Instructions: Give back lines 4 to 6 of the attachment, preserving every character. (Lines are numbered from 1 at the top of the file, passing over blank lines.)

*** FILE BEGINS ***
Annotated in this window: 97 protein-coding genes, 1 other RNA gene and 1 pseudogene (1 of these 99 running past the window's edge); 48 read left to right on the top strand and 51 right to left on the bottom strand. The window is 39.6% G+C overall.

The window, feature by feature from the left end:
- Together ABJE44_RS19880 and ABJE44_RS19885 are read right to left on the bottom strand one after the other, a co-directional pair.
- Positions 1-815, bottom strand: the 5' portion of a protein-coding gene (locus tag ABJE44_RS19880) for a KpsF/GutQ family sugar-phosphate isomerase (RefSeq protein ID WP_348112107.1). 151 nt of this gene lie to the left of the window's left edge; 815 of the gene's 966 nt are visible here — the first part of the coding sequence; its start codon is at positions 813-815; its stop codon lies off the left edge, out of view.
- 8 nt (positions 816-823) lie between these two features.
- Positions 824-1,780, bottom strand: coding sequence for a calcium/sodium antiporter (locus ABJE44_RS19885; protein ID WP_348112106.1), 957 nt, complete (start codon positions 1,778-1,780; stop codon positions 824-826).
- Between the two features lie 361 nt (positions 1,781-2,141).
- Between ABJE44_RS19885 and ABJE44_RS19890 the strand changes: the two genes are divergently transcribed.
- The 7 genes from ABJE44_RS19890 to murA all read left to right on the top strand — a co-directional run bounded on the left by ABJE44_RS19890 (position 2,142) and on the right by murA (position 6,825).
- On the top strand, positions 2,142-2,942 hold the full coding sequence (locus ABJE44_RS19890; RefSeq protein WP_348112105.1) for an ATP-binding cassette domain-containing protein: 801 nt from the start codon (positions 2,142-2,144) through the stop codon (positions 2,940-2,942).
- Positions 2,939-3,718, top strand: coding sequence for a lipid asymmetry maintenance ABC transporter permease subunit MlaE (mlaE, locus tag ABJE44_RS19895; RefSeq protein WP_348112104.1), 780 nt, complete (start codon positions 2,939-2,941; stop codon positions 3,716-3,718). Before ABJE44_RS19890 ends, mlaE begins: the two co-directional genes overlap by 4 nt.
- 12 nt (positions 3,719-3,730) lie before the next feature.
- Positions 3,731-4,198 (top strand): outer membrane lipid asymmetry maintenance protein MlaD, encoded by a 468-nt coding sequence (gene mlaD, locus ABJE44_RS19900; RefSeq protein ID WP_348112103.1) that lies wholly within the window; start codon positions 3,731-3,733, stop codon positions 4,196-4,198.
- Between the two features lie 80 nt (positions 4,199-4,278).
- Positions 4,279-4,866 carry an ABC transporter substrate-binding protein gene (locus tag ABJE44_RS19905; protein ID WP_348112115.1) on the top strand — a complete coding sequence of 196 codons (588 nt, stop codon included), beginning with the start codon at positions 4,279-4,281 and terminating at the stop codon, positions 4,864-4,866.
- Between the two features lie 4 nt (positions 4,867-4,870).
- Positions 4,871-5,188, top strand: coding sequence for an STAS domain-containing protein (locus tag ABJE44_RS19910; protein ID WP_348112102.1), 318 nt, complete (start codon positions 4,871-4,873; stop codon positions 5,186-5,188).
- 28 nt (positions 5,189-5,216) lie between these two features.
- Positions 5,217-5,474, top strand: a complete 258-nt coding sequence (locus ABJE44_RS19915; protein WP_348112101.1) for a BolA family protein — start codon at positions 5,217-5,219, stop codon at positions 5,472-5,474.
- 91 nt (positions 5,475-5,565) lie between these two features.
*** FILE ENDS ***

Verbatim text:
- Positions 1-815, bottom strand: the 5' portion of a protein-coding gene (locus tag ABJE44_RS19880) for a KpsF/GutQ family sugar-phosphate isomerase (RefSeq protein ID WP_348112107.1). 151 nt of this gene lie to the left of the window's left edge; 815 of the gene's 966 nt are visible here — the first part of the coding sequence; its start codon is at positions 813-815; its stop codon lies off the left edge, out of view.
- 8 nt (positions 816-823) lie between these two features.
- Positions 824-1,780, bottom strand: coding sequence for a calcium/sodium antiporter (locus ABJE44_RS19885; protein ID WP_348112106.1), 957 nt, complete (start codon positions 1,778-1,780; stop codon positions 824-826).